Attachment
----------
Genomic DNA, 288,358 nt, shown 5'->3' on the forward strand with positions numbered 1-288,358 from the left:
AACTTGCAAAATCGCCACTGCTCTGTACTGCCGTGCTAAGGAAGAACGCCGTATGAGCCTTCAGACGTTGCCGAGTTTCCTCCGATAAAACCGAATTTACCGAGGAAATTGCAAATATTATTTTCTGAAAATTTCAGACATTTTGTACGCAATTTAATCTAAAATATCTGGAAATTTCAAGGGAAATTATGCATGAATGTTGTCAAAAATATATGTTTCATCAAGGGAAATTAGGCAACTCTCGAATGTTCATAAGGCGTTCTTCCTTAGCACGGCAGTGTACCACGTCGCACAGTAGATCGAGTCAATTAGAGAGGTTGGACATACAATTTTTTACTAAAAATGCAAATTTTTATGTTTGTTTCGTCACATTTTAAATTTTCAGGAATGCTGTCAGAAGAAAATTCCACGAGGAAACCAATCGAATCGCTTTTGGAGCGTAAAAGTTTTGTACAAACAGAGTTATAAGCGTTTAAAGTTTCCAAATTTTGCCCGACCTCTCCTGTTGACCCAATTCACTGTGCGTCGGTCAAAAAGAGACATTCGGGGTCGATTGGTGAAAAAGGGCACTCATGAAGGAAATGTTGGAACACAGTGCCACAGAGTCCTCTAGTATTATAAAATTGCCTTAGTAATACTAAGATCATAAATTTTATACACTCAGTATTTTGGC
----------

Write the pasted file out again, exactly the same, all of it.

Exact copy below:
Genomic DNA, 288,358 nt, shown 5'->3' on the forward strand with positions numbered 1-288,358 from the left:
AACTTGCAAAATCGCCACTGCTCTGTACTGCCGTGCTAAGGAAGAACGCCGTATGAGCCTTCAGACGTTGCCGAGTTTCCTCCGATAAAACCGAATTTACCGAGGAAATTGCAAATATTATTTTCTGAAAATTTCAGACATTTTGTACGCAATTTAATCTAAAATATCTGGAAATTTCAAGGGAAATTATGCATGAATGTTGTCAAAAATATATGTTTCATCAAGGGAAATTAGGCAACTCTCGAATGTTCATAAGGCGTTCTTCCTTAGCACGGCAGTGTACCACGTCGCACAGTAGATCGAGTCAATTAGAGAGGTTGGACATACAATTTTTTACTAAAAATGCAAATTTTTATGTTTGTTTCGTCACATTTTAAATTTTCAGGAATGCTGTCAGAAGAAAATTCCACGAGGAAACCAATCGAATCGCTTTTGGAGCGTAAAAGTTTTGTACAAACAGAGTTATAAGCGTTTAAAGTTTCCAAATTTTGCCCGACCTCTCCTGTTGACCCAATTCACTGTGCGTCGGTCAAAAAGAGACATTCGGGGTCGATTGGTGAAAAAGGGCACTCATGAAGGAAATGTTGGAACACAGTGCCACAGAGTCCTCTAGTATTATAAAATTGCCTTAGTAATACTAAGATCATAAATTTTATACACTCAGTATTTTGGC